An approach to determine several general performance standards under new anti-redlining rules – including evaluation measure benchmarks, retail lending distribution test thresholds, and community development minimums – was proposed Tuesday by the regulator of national banks.
The proposal issued by the Office of the Comptroller of the Currency (OCC) addresses the general performance standards established under the 2020 final rule issued by the agency in June to reform rules applying the Community Reinvestment Act (CRA).
Under the 2020 final rule issued in June, banks assessed under the general performance standards will be evaluated based on the distribution of their retail loans (i.e., home mortgage loans, small loans to businesses, small loans to farms, and consumer loans) (retail lending distribution tests); the dollar value of qualifying retail loans and community development (CD) activities and the distribution of their branches in each assessment area and at the bank level (CRA evaluation measure); and the level of their CD activities in each assessment area and at the bank level (CD minimum calculation).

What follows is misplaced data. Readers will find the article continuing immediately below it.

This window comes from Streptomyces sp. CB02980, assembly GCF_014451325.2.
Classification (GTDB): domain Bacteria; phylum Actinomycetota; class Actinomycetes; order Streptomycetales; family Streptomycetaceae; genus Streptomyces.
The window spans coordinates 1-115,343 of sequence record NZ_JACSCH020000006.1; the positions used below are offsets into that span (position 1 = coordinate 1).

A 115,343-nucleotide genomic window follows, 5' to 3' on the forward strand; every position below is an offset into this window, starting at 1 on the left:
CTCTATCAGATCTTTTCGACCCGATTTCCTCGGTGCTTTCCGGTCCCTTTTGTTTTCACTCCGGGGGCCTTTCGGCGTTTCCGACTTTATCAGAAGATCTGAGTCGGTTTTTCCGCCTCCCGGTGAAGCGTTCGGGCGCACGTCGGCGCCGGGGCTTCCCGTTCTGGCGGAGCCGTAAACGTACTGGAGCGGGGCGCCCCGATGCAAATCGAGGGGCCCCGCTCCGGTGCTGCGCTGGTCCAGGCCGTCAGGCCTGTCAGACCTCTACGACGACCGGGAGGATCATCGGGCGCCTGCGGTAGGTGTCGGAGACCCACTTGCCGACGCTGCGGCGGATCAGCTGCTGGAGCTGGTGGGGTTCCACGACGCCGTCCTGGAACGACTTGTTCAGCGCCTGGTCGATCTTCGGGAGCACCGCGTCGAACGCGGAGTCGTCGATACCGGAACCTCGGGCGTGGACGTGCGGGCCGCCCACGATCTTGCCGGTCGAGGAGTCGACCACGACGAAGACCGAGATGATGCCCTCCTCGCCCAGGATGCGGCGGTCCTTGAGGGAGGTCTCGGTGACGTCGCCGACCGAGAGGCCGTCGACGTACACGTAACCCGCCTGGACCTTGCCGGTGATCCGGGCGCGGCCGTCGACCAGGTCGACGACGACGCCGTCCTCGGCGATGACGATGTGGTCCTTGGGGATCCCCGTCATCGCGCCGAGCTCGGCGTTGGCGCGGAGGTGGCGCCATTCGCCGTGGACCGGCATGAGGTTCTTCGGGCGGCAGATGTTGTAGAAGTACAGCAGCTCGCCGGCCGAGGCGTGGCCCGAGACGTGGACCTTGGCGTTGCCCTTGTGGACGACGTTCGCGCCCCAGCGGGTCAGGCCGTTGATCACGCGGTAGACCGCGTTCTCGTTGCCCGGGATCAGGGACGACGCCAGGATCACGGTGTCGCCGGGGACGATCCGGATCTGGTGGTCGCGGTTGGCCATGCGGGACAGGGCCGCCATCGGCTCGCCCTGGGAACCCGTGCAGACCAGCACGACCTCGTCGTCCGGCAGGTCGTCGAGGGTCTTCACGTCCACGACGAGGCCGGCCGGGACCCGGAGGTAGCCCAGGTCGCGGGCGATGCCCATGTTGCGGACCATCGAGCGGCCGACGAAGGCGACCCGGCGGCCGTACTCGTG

The proposal, the agency said, seeks comment on the approach the OCC would use to set these benchmarks, thresholds, and minimums.
In addition to the components of general performance standards, the OCC also said its proposal explains how the agency would assess significant declines in CRA activities levels in connection with performance context following the initial establishment of the benchmarks, minimums, and thresholds.
Finally, the agency said, the proposed rule would make clarifying and technical amendments to the 2020 final rule.
The proposed rule was issued with a 60-day comment period, which starts as soon as the proposal is published in the Federal Register.